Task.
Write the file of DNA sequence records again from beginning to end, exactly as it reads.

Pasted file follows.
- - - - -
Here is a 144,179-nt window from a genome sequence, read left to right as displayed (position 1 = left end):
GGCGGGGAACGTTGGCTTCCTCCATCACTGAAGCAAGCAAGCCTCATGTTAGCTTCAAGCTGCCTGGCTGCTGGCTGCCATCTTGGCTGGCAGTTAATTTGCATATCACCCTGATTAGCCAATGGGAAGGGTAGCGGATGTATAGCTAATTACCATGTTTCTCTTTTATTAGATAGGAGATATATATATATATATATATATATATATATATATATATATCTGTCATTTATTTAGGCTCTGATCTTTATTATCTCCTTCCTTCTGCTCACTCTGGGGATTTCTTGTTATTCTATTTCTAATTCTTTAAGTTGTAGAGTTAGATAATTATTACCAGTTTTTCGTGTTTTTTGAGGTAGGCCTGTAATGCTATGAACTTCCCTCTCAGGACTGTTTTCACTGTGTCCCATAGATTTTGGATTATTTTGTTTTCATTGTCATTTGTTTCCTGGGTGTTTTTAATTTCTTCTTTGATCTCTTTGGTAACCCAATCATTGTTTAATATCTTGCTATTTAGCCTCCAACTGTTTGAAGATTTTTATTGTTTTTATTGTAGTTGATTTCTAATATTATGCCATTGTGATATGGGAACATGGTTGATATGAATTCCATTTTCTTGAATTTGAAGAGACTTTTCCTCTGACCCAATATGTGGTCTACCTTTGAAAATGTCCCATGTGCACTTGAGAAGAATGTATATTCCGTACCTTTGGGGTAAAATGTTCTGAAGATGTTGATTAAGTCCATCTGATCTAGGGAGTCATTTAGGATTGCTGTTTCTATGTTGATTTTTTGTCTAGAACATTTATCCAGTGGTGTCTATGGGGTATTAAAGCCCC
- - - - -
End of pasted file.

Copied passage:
Here is a 144,179-nt window from a genome sequence, read left to right as displayed (position 1 = left end):
GGCGGGGAACGTTGGCTTCCTCCATCACTGAAGCAAGCAAGCCTCATGTTAGCTTCAAGCTGCCTGGCTGCTGGCTGCCATCTTGGCTGGCAGTTAATTTGCATATCACCCTGATTAGCCAATGGGAAGGGTAGCGGATGTATAGCTAATTACCATGTTTCTCTTTTATTAGATAGGAGATATATATATATATATATATATATATATATATATATATATCTGTCATTTATTTAGGCTCTGATCTTTATTATCTCCTTCCTTCTGCTCACTCTGGGGATTTCTTGTTATTCTATTTCTAATTCTTTAAGTTGTAGAGTTAGATAATTATTACCAGTTTTTCGTGTTTTTTGAGGTAGGCCTGTAATGCTATGAACTTCCCTCTCAGGACTGTTTTCACTGTGTCCCATAGATTTTGGATTATTTTGTTTTCATTGTCATTTGTTTCCTGGGTGTTTTTAATTTCTTCTTTGATCTCTTTGGTAACCCAATCATTGTTTAATATCTTGCTATTTAGCCTCCAACTGTTTGAAGATTTTTATTGTTTTTATTGTAGTTGATTTCTAATATTATGCCATTGTGATATGGGAACATGGTTGATATGAATTCCATTTTCTTGAATTTGAAGAGACTTTTCCTCTGACCCAATATGTGGTCTACCTTTGAAAATGTCCCATGTGCACTTGAGAAGAATGTATATTCCGTACCTTTGGGGTAAAATGTTCTGAAGATGTTGATTAAGTCCATCTGATCTAGGGAGTCATTTAGGATTGCTGTTTCTATGTTGATTTTTTGTCTAGAACATTTATCCAGTGGTGTCTATGGGGTATTAAAGCCCC